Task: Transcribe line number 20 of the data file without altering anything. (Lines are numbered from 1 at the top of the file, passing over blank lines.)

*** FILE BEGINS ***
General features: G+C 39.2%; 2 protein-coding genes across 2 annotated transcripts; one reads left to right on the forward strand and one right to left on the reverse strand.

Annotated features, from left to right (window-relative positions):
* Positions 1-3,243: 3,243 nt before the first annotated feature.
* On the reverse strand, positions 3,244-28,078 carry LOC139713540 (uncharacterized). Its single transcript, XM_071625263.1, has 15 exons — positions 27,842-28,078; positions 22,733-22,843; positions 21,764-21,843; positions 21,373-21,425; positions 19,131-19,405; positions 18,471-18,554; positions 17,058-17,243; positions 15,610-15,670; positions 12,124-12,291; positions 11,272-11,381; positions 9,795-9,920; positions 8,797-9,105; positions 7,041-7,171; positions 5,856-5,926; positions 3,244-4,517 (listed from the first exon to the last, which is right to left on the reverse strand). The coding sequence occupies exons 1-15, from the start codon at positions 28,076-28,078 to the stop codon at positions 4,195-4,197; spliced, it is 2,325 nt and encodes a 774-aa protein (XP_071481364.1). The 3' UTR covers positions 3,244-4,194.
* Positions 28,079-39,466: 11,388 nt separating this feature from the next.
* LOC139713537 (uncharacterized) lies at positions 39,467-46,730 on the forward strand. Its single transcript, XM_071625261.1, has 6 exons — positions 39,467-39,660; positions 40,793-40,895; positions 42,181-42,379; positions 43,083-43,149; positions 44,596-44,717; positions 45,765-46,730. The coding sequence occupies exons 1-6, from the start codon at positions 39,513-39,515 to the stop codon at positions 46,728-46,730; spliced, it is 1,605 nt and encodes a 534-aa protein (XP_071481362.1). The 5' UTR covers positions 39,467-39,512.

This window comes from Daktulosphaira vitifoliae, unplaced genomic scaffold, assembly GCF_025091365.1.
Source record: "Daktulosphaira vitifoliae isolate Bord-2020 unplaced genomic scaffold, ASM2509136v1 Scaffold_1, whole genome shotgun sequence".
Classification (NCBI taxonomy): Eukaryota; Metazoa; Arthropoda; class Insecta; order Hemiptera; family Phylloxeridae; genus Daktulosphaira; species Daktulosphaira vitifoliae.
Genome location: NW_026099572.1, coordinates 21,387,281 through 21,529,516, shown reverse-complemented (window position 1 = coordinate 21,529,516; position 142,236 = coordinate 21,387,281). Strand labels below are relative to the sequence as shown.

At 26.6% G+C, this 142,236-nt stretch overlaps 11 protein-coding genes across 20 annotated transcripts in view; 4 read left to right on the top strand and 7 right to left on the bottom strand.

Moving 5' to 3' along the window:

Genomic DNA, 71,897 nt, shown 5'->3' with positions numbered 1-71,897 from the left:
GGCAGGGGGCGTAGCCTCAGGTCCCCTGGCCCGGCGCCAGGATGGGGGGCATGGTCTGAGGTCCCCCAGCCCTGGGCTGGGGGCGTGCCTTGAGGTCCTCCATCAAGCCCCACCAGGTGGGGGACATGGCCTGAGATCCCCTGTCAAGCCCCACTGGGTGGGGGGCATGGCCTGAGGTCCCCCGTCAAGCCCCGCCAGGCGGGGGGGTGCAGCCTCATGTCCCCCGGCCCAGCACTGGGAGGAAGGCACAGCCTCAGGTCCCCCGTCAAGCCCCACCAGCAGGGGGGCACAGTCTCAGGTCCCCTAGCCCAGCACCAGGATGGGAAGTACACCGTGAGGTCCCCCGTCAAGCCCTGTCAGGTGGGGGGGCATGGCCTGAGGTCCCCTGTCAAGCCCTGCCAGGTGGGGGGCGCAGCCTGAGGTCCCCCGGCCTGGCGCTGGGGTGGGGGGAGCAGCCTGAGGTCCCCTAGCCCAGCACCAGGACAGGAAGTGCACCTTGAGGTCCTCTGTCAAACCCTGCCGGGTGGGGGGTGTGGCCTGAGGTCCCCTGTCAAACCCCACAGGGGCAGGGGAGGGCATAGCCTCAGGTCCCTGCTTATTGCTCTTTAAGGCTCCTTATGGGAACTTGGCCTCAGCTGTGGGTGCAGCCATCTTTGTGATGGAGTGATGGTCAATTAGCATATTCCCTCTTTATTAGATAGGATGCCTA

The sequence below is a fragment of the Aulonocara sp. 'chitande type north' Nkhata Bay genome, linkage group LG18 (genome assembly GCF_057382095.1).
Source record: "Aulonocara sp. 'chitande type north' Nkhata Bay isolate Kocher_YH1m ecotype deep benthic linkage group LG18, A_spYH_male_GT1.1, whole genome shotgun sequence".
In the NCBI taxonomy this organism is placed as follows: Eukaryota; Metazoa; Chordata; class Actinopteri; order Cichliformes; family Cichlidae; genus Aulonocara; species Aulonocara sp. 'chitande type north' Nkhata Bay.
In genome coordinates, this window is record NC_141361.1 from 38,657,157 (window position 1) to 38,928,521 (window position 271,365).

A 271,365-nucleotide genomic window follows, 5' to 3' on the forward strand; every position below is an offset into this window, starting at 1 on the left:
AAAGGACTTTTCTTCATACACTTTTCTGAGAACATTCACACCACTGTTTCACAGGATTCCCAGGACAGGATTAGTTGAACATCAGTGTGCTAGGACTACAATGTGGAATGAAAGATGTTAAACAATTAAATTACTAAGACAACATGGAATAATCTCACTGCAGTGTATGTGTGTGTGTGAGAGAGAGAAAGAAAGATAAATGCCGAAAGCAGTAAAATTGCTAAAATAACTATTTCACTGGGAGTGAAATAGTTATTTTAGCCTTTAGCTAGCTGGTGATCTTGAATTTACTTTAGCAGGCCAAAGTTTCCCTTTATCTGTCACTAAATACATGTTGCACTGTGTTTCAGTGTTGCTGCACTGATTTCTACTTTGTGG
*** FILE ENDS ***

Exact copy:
AAAGGACTTTTCTTCATACACTTTTCTGAGAACATTCACACCACTGTTTCACAGGATTCCCAGGACAGGATTAGTTGAACATCAGTGTGCTAGGACTACAATGTGGAATGAAAGATGTTAAACAATTAAATTACTAAGACAACATGGAATAATCTCACTGCAGTGTATGTGTGTGTGTGAGAGAGAGAAAGAAAGATAAATGCCGAAAGCAGTAAAATTGCTAAAATAACTATTTCACTGGGAGTGAAATAGTTATTTTAGCCTTTAGCTAGCTGGTGATCTTGAATTTACTTTAGCAGGCCAAAGTTTCCCTTTATCTGTCACTAAATACATGTTGCACTGTGTTTCAGTGTTGCTGCACTGATTTCTACTTTGTGG